“Economics is the supreme scientific discipline of modern government. As a consequence, it is also the most corrupted of all scientific disciplines. Paid work for economists exists wherever there is an effort to plan and control. Once upon a time it was the Soviet Union that employed the largest number of economists. Today, it is the central banks, and the US Federal Reserve System (Fed) first and foremost among them; currently between 200 and 300 graduate macro-economists work for the board of governors of the Fed, not including numerous posts for assistants. Every year, the board of governors distributes hundreds of millions of dollar in subsidies to economists, so an estimated 500 economists are working full-time for the Fed’s ‘agenda’ in addition externally. A press report on the topic includes:
‘One critical way the Fed exerts control on academic economists is through its relationships with the fields’ gatekeepers. For instance, at the Journal of Monetary Economics, a must-publish venue for rising economists, more than half of the editorial board members are currently on the Fed payroll—and the rest have been in the past. [In short, the entire profession of economists ha been bought off by the Fed.]’
The Austrian School of Economics is largely free of the prostitution for influence and income that is so typical for modern day economists.…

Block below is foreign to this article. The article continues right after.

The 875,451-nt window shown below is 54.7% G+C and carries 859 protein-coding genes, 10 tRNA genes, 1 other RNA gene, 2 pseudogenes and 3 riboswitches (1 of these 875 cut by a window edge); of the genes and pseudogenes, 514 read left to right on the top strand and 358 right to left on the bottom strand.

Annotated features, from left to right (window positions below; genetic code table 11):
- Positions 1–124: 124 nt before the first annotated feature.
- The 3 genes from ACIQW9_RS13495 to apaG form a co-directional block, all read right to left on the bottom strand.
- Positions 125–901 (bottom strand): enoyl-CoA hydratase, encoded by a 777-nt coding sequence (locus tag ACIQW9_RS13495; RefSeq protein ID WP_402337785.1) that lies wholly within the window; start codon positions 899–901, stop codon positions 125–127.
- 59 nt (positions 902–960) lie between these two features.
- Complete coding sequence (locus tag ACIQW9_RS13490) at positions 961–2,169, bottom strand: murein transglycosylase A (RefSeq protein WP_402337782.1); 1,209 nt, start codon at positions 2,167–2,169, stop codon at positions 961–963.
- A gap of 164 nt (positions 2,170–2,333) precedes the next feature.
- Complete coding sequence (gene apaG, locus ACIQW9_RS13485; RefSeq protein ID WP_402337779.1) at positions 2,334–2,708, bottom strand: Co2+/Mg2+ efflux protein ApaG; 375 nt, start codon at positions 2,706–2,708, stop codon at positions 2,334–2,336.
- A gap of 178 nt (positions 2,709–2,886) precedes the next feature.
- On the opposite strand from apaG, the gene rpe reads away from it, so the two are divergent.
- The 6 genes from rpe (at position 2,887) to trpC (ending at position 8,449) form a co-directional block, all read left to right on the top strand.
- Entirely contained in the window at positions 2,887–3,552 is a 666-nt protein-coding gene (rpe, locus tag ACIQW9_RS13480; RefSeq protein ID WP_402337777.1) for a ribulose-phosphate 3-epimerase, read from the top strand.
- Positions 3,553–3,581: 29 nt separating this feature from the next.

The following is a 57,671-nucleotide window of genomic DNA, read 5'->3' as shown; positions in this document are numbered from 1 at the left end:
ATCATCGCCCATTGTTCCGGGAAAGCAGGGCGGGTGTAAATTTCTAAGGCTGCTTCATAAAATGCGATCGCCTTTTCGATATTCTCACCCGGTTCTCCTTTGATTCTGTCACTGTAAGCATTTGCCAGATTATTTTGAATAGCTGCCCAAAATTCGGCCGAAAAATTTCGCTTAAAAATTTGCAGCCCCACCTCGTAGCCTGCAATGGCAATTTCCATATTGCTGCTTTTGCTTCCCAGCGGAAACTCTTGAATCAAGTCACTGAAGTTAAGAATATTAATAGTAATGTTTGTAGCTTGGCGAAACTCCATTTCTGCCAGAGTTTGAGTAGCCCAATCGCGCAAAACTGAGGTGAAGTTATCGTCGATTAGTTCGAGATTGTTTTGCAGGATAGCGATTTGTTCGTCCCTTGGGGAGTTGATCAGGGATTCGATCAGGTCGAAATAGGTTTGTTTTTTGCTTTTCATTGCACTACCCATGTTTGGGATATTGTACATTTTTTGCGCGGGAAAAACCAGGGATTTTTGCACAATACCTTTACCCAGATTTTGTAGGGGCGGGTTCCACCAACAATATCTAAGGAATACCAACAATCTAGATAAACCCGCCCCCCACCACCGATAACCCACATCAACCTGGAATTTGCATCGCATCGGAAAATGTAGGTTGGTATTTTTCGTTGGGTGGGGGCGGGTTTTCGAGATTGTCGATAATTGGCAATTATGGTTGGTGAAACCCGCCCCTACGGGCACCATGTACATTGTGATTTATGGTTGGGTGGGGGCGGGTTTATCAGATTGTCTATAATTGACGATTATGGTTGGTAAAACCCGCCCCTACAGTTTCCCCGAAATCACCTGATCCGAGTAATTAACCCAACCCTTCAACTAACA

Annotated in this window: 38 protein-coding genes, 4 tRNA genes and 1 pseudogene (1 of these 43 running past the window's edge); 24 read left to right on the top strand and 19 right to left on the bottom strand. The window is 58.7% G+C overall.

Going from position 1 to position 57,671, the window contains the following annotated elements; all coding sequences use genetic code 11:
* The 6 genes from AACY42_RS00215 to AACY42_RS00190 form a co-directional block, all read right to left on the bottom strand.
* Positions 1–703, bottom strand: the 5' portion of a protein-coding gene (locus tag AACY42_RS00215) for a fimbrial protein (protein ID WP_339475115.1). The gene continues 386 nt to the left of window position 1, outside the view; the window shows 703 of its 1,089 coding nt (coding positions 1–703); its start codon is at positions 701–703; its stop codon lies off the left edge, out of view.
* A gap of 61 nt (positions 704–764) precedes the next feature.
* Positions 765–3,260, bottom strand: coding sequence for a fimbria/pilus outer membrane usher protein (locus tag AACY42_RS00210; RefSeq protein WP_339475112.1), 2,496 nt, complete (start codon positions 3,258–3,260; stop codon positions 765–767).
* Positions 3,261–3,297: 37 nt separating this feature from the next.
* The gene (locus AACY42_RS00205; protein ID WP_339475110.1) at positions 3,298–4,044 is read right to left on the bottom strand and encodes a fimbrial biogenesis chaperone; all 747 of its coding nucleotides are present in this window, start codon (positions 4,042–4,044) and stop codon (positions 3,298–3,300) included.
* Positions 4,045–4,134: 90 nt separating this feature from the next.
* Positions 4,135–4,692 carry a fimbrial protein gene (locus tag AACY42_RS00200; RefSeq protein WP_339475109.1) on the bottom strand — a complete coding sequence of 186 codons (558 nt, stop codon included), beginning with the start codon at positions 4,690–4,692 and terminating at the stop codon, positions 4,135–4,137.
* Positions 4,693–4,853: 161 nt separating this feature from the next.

Today, the Austrian School is often accused of being dogmatic and ideological. And to an extent this accusation is perhaps not entirely unjustified, but it is only partially deplorable … dogma can protect against errors, and ideology against wrongful usurpation. In a world characterized by exaggerated short-termism that slavishly follows day-to-day events, engagements with the Austrian School is akin to time travel: it brings a perspective into our world that has become alien to us, and which offers fantastical possibilities for insight.
Austrian School for Investors—Austrian Investing between Inflation and Deflation, p. 19, Rahim Taghizadegan, Ronald Stoferle, Mark Valek, Heinz Blasnik
“Useful knowledge is nowadays often of the type that provides one with influence and ability to have an impact: powerful friends, well-heeled clients, and a multitude of imitators. This form of ‘practice’ is however, corrupting. Corruption means ‘breaking’. We either break ourselves because of it, as no amount of money in the world can outweigh the emptiness that a bad conscience, envy and hate bring about…. If we are not breaking ourselves due to our corruption, then society will ultimately break apart because of it.”
“Knowledge that is mainly concerned with ‘usefulness’ is therefore often tainted…. The corruption of mainstream economics … is partially explained by … Friedrich A. Hayek [who describes this corruption] as follows: ‘Not only are there no glittering prizes, no Nobel prizes, and—I should have said till recently—no fortunes and no peerages [Hayek alludes to Keynes, here], for the economist. But even to look for them, to aim at praise or public recognition, is almost certain to spoil your intellectual honesty in this field. […] The reason why I think that too deliberate striving for usefulness is so likely to corrupt the intellectual integrity of the economist, is that immediate usefulness depends almost entirely on influence, and influence is gained most easily by concessions to popular prejudice and adherence to existing political groups. […] [An economist] above everything must have the courage to be unpopular.’”
Austrian School for Investors—Austrian Investing between Inflation and Deflation, pages 68-69.